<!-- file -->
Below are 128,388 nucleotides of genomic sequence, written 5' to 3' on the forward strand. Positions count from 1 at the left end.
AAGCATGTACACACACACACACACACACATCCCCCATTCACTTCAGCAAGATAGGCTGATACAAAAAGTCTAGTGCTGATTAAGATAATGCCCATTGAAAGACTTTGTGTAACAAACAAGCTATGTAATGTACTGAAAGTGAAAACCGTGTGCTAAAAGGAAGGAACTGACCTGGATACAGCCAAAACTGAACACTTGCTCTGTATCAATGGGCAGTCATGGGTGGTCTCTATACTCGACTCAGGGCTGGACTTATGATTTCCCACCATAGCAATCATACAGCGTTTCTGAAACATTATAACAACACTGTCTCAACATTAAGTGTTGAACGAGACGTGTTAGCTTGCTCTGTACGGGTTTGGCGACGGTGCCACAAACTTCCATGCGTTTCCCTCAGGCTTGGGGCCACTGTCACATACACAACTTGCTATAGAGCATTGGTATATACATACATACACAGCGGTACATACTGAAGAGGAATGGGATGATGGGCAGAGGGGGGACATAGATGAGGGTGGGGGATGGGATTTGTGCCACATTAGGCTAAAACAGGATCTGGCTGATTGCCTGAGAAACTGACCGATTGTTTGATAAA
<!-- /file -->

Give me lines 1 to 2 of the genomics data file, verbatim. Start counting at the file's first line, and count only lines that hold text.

Below are 128,388 nucleotides of genomic sequence, written 5' to 3' on the forward strand. Positions count from 1 at the left end.
AAGCATGTACACACACACACACACACACATCCCCCATTCACTTCAGCAAGATAGGCTGATACAAAAAGTCTAGTGCTGATTAAGATAATGCCCATTGAAAGACTTTGTGTAACAAACAAGCTATGTAATGTACTGAAAGTGAAAACCGTGTGCTAAAAGGAAGGAACTGACCTGGATACAGCCAAAACTGAACACTTGCTCTGTATCAATGGGCAGTCATGGGTGGTCTCTATACTCGACTCAGGGCTGGACTTATGATTTCCCACCATAGCAATCATACAGCGTTTCTGAAACATTATAACAACACTGTCTCAACATTAAGTGTTGAACGAGACGTGTTAGCTTGCTCTGTACGGGTTTGGCGACGGTGCCACAAACTTCCATGCGTTTCCCTCAGGCTTGGGGCCACTGTCACATACACAACTTGCTATAGAGCATTGGTATATACATACATACACAGCGGTACATACTGAAGAGGAATGGGATGATGGGCAGAGGGGGGACATAGATGAGGGTGGGGGATGGGATTTGTGCCACATTAGGCTAAAACAGGATCTGGCTGATTGCCTGAGAAACTGACCGATTGTTTGATAAA